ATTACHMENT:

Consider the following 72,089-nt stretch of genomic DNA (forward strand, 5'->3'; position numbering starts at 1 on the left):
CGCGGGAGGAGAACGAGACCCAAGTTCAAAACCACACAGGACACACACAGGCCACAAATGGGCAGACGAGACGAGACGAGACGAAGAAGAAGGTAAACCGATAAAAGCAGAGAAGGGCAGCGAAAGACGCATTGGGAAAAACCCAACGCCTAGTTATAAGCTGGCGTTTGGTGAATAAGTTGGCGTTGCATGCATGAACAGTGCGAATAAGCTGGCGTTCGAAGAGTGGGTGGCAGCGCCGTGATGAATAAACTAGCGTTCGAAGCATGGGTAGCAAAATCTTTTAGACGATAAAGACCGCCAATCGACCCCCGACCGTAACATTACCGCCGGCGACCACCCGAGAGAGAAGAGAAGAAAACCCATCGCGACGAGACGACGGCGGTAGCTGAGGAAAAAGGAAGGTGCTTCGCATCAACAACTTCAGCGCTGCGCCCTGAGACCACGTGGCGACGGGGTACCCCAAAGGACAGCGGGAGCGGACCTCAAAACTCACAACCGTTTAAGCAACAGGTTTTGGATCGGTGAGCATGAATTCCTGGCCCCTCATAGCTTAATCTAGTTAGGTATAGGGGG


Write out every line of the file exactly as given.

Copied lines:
Consider the following 72,089-nt stretch of genomic DNA (forward strand, 5'->3'; position numbering starts at 1 on the left):
CGCGGGAGGAGAACGAGACCCAAGTTCAAAACCACACAGGACACACACAGGCCACAAATGGGCAGACGAGACGAGACGAGACGAAGAAGAAGGTAAACCGATAAAAGCAGAGAAGGGCAGCGAAAGACGCATTGGGAAAAACCCAACGCCTAGTTATAAGCTGGCGTTTGGTGAATAAGTTGGCGTTGCATGCATGAACAGTGCGAATAAGCTGGCGTTCGAAGAGTGGGTGGCAGCGCCGTGATGAATAAACTAGCGTTCGAAGCATGGGTAGCAAAATCTTTTAGACGATAAAGACCGCCAATCGACCCCCGACCGTAACATTACCGCCGGCGACCACCCGAGAGAGAAGAGAAGAAAACCCATCGCGACGAGACGACGGCGGTAGCTGAGGAAAAAGGAAGGTGCTTCGCATCAACAACTTCAGCGCTGCGCCCTGAGACCACGTGGCGACGGGGTACCCCAAAGGACAGCGGGAGCGGACCTCAAAACTCACAACCGTTTAAGCAACAGGTTTTGGATCGGTGAGCATGAATTCCTGGCCCCTCATAGCTTAATCTAGTTAGGTATAGGGGG